Technology has accelerated us into a future that looked very different from even one decade ago. Most significantly, the internet itself has changed almost every aspect of how we live our lives. For the better and for the worse, depending on how you look at it.
What the internet did for us was provide a better, faster, interactive medium for communications and information. We solved many problems with it. Have a question? Google it. Want to buy something and get it delivered in a day? Amazon. What is everyone up to? Facebook/Instagram. Even just looking back at the last decade (yes, it’s almost 2020!), our lives have been simplified and made more convenient in some way thanks to the internet.
Although we have solved many problems with the internet, we created some new problems for ourselves. Vast amounts of our data is trusted with companies that cannot be trusted with it: Facebook, Equifax and Yahoo to name a few. The internet made it easier to prey on and exploit vulnerable people: Romance scams, identity theft, extortions, etc.
The internet did not create inherently good and bad uses for itself. We did.
The point I’m trying to get across here is that the internet in itself is a tool. It can be used for good and for bad. Just like how a simple tool like a hammer could be used to construct a beautiful home, or be used to utter threats at people. The same can be said about the blockchain (or Bitcoin as a prime example of a blockchain). It’s a tool that provides an accurate, transparent, uncensored record of its state at any given time since its inception. Whether you use it as a store of value because your government has hyper-inflated (stole the value of) your currency or you used it to pay the hacker who installed ransomware on your computer — it’s not the fault of Bitcoin, just as these problems are still not the fault of the internet’s existence. I hear too many people discredit Bitcoin specifically because of its media portrayal as the “currency of the dark web and criminals.”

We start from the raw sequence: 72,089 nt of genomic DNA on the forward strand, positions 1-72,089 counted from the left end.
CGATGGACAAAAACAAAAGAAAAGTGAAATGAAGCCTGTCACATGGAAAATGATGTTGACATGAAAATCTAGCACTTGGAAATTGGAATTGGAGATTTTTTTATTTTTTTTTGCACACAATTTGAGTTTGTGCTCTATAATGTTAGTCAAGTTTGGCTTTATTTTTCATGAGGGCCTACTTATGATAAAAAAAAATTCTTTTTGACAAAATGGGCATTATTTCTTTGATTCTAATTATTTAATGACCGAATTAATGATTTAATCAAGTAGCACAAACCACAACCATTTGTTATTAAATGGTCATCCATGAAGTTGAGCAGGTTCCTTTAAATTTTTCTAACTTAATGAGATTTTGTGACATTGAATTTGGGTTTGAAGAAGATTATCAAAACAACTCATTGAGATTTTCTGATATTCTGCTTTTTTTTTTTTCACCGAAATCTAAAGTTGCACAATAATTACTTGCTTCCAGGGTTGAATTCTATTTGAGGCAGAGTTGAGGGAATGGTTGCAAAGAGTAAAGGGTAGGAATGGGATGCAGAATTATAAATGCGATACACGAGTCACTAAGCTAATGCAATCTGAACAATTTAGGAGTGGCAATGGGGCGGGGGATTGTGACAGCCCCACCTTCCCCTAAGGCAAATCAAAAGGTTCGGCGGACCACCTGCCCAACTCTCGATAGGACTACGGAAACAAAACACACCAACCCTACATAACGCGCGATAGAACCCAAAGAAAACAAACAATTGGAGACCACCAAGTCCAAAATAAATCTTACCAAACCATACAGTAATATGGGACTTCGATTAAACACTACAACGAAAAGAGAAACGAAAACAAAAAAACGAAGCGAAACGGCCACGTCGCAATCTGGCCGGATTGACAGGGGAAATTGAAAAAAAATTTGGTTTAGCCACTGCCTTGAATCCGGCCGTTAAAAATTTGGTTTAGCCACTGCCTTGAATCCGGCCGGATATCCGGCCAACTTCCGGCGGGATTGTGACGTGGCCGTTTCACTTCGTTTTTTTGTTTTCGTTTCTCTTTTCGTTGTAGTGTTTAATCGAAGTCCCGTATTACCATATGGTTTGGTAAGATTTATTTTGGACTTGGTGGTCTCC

I’ll help you debunk this myth of what many people consider to be an “anonymous/pseudonymous” currency. Bitcoin is by far, one of the most transparent, traceable currencies on Earth. If you are planning on using Bitcoin for nefarious purposes, you are leaving digital footprints of your transactions for anyone to audit. Especially, if there are links to known addresses associated with criminal activity. These digital footprints are trails that are engrained forever (well, so long as Bitcoin is still around) into the blockchain. Just add some analysis to it and it’s been good enough to catch the infamous Silk Road’s founder Ross Ulbricht and take down the largest child exploitation ring on the dark web. I’ll also note that US dollar bills probably have more traces to cocaine (Pablo Escobar) and traces OF cocaine (quite literally) on it then whatever was sold on the Silk Road with Bitcoin.
Bitcoin doesn’t choose what transactions to process and what to omit. It doesn’t care if you’re sending money to grandma or to the admin of a dark web site. Bitcoin and blockchain, is for everyone. Just like the internet… unless you’re China.